Arsenal boss Arsene Wenger has warned Jack Wilshere runs the risk of burnout if his duties for both club and country are not carefully managed in the years ahead.
Wilshere, 21, returned from more than a year out injured in October but is already being heralded as an integral part of England's future following his man-of-the-match display in the 2-1 win over Brazil at Wembley on Wednesday night.
Wenger knows the progress of the combative midfielder must be carefully handled if both Arsenal and England are to see the best of the player over the long term.
"It is not just the physical aspect, but the mental pressure every time he plays. We will have to manage him well physically to make sure he doesn't face that burnout," said Wenger, whose side resume Barclays Premier League action at Sunderland on Saturday.
"I had in fact expected Jack to play only a part of the game on Wednesday, but it didn't happen and because of his quality he will be exposed to that, the overuse of his quality, and you can understand that.
"He will have to be managed like everyone else.
"Let's not forget that he is only 21 now, and he starts his career really because he was out for 17 months.
"The influence he has today on the England national team already is absolutely fantastic."
England captain Steven Gerrard is in no doubt Wilshere can become one of the greatest players of his generation, while manager Roy Hodgson claimed "you can crank up the expectations as much as you like" following his Wembley heroics in midweek.
Wenger is happy to allow Wilshere, who joined Arsenal at the age of nine, to see his game develop naturally - albeit amid the glare of heightened public expectation.
"You do not want to set any limit on the development of any player, especially when he plays at that level at his age," Wenger said.
"The most important thing for me will be to keep his passion for the game, and keep the attitude of wanting to become a better player.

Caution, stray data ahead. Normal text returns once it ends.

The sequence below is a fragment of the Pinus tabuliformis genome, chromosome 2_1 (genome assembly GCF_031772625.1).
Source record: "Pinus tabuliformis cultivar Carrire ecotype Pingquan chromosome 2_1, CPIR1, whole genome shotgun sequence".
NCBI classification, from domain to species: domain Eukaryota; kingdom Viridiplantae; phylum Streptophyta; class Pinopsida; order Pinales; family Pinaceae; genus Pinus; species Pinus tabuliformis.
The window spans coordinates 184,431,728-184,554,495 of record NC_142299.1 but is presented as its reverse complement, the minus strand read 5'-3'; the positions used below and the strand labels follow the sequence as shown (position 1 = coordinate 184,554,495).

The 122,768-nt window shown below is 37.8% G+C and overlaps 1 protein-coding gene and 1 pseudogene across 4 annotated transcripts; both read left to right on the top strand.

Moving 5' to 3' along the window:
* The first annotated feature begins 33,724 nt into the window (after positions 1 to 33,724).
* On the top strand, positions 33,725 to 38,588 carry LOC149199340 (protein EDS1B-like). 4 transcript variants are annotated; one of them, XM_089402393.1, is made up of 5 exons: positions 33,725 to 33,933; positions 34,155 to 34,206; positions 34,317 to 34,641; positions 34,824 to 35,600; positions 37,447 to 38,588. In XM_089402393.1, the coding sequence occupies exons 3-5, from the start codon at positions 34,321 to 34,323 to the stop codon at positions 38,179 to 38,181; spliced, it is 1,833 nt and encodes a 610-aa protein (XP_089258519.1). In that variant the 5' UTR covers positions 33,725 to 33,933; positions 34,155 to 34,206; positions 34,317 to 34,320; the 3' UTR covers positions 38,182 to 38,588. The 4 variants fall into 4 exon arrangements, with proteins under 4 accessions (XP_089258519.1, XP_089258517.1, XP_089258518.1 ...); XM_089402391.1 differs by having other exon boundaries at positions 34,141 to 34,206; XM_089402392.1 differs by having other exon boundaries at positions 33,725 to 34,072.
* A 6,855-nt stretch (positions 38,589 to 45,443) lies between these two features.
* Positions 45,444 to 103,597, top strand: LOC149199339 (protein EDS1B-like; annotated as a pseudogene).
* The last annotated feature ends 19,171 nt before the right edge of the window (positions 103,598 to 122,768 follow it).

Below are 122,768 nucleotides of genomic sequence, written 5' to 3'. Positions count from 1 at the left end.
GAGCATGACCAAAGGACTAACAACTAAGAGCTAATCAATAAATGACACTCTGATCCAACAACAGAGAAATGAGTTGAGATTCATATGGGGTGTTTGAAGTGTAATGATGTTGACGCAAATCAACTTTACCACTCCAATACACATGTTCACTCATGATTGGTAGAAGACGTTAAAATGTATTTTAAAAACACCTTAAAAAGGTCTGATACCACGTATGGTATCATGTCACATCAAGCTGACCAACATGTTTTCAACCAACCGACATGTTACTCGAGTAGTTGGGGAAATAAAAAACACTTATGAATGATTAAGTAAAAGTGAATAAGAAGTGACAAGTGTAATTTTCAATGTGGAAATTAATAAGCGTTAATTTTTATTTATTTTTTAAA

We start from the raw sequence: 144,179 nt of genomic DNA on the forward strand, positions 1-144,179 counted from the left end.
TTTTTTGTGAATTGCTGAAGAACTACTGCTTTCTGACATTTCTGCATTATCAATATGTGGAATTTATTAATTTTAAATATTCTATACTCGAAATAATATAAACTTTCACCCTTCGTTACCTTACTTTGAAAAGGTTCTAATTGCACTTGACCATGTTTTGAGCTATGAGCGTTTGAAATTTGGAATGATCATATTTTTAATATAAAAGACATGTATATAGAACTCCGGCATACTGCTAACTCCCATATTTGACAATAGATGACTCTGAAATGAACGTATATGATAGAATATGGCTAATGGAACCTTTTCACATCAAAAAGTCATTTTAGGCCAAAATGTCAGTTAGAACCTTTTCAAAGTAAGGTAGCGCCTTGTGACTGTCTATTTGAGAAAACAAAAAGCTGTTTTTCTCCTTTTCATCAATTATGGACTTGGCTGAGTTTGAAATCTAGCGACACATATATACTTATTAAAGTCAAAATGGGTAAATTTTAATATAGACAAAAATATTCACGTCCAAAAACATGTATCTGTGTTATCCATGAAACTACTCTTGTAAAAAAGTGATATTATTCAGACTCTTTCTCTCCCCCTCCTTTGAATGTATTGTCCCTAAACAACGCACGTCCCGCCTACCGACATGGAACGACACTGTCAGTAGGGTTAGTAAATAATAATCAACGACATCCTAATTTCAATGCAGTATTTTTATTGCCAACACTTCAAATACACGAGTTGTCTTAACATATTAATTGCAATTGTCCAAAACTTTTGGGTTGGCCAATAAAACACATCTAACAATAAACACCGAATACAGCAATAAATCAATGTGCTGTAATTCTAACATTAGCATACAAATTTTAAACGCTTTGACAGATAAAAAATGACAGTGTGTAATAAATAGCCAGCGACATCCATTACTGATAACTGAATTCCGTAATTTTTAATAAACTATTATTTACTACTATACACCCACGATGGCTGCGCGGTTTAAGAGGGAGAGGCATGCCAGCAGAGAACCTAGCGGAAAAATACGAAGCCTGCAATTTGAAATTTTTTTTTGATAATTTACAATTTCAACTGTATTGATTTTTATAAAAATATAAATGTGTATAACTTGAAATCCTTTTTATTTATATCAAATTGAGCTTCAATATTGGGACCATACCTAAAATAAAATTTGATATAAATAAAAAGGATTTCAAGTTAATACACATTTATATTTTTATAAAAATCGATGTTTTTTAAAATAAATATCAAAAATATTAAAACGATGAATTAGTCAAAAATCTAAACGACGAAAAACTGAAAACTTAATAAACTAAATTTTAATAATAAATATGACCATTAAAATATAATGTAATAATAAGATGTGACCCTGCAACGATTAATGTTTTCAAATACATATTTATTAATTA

"If he keeps these two ingredients that are not always easy, he can of course become a fantastic player. He is already one, but he can become one of the best in the world, yes."
Academy head Liam Brady helped bring Wilshere through the Arsenal ranks but is set to step down from his role in May 2014.
Wenger revealed the recruitment process for a successor to the Gunners legend is already under way, with ex-captain Patrick Vieira, now the football development executive at Manchester City, and Dennis Bergkamp both linked with the role.
Wenger said: "Patrick Vieira can be a candidate if he wants to do it. All the former players are of course candidates.
"What is the most important for me is the competence of the person and the experience in this kind of department. It is a very specific and special job,"
Wenger says he is likely to have to be "creative" in defence at Sunderland on Saturday , with captain Thomas Vermaelen still sidelined by an ankle problem and Laurent Koscielny facing a fitness test on the calf injury he picked up while away with France.
Ignasi Miquel, the 20-year-old Spaniard, is on standby.
There are no such issues in attack, with Theo Walcott, Olivier Giroud and Lukas Podolski forging a formidable frontline.
"I was not convinced at the start of the season that I would play them all together," Wenger said. "I am happy that, slowly, they understand each other well and we are efficient in goalscoring - we have scored more goals than last year."
Arsenal are currently sixth, a point behind Everton and four adrift of Tottenham - two sides they have still to play again.
Wenger still has confidence his men can force their way back into the Champions League places.
He said: "We do not have to look at the others, just win our games because we are behind and therefore we just focus on trying to win."